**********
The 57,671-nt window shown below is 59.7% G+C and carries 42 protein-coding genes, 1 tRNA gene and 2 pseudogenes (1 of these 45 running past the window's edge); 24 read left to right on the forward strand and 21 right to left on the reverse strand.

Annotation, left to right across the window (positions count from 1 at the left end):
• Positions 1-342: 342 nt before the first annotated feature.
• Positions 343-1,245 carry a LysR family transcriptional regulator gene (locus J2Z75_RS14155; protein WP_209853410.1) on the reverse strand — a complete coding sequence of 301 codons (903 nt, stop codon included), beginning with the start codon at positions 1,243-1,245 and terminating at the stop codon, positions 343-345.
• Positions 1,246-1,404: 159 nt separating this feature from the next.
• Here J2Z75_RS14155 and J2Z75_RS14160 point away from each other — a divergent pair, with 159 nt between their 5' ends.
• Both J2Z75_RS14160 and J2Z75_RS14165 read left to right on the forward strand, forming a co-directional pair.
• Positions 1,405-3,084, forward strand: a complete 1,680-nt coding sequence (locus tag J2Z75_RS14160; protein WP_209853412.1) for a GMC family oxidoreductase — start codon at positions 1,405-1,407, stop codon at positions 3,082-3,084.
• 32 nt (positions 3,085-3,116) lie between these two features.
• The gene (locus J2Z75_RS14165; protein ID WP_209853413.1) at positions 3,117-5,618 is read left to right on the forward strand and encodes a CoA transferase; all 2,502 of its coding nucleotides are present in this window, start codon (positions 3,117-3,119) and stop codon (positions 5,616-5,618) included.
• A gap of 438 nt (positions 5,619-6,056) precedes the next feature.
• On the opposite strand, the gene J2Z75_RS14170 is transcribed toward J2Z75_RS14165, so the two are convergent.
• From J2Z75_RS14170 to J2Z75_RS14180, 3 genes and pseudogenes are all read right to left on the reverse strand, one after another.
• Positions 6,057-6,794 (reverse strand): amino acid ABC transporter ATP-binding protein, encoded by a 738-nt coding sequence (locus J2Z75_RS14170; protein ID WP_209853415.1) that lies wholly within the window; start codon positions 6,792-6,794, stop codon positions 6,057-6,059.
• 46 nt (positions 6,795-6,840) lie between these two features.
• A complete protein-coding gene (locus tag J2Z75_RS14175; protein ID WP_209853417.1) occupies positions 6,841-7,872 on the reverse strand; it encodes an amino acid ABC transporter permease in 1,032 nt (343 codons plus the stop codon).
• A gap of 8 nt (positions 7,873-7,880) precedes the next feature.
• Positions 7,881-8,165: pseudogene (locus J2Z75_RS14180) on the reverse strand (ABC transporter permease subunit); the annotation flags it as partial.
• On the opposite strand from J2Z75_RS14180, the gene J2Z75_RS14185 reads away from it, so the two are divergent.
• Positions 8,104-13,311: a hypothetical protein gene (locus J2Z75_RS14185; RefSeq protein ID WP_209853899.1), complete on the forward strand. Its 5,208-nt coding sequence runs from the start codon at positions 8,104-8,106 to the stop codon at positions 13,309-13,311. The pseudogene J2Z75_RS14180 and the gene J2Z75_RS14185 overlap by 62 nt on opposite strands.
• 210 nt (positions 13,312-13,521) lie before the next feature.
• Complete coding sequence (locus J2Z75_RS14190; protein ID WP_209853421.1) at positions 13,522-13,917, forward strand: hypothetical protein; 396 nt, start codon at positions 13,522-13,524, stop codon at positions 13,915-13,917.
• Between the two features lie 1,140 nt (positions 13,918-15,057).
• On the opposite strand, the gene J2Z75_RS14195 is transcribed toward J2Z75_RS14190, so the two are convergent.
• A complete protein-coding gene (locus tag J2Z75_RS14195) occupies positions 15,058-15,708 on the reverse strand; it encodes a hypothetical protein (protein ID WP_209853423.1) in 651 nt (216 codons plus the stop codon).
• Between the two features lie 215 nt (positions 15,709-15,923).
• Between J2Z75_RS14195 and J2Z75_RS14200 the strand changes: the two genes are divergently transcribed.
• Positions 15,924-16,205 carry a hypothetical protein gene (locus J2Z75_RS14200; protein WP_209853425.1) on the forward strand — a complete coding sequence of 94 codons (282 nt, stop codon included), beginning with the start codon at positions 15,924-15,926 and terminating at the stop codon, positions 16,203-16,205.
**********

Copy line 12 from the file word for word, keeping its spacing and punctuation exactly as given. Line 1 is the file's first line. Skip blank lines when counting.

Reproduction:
• On the opposite strand, the gene J2Z75_RS14170 is transcribed toward J2Z75_RS14165, so the two are convergent.